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(Redirected from Rodentia)
Fossil range: Late Paleocene - Recent
White-tailed Antelope Squirrel, Ammospermophilus leucurus
White-tailed Antelope Squirrel, Ammospermophilus leucurus
Scientific classification
Kingdom: Animalia
Phylum: Chordata
Class: Mammalia
Subclass: Eutheria
(unranked) Euarchontoglires
Superorder: Glires
Order: Rodentia
Bowdich, 1821


Rodents are members of the order Rodentia, which is the largest order of mammals. Rodents are mostly distinguished by their teeth—the word "rodent" comes from the Latin word rodere, meaning "to gnaw."

There are about 1,500 species of rodents including mice, rats, squirrels, and beavers (Nowak, 1983; UCMP, 2007). They are found on all continents except Antarctica and in almost all land habitats, from tropical forests to deserts to mountains to tundras. Rodents and bats are the only orders of placental mammals with species native to Australia.

While some rodents have a reputation as agricultural pests or vectors of disease, rodents in general provide significant ecological, dietary, aesthetic, and scientific values. In many habitats, they are very abundant, and thus are important in food webs and in dispersal of plant seeds. Some species have provided food and fur to human beings, and the trapping of beavers for fur was historically important in North America. Laboratory rats, mice, and guinea pigs have contributed greatly as model organisms in scientific research.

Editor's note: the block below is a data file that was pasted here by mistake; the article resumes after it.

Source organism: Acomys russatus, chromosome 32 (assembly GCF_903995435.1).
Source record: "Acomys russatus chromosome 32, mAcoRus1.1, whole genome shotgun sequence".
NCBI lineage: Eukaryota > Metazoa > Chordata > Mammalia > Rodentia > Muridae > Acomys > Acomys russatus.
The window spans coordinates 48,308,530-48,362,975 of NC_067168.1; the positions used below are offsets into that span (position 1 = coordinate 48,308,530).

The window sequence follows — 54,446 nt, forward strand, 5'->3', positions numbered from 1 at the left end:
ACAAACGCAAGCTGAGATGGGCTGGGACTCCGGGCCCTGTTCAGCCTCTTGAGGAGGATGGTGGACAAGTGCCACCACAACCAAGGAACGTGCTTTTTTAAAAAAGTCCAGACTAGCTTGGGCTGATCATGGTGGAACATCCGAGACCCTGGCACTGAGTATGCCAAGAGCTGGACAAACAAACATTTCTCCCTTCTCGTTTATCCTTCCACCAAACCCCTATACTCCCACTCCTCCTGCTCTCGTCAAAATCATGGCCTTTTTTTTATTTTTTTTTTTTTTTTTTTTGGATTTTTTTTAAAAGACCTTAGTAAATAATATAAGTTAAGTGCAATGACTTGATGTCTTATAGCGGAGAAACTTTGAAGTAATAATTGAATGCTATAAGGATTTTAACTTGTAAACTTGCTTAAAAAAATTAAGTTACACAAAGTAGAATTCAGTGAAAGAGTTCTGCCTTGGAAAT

Rabbits, hares, and pikas are not rodents, but members of another order, Lagomorpha.

Rodent Characteristics

Typical rodent tooth system

The incisor teeth of rodents are their most distinctive feature. A rodent's incisors grow continuously throughout its life and must be kept worn down by gnawing. The incisors of a pocket gopher can grow 20 inches in one year. The incisors have enamel on the outside and exposed dentine on the inside, so they self-sharpen during gnawing. Rodents lack canines and first premolars, which creates a space between their incisors and their grinding teeth.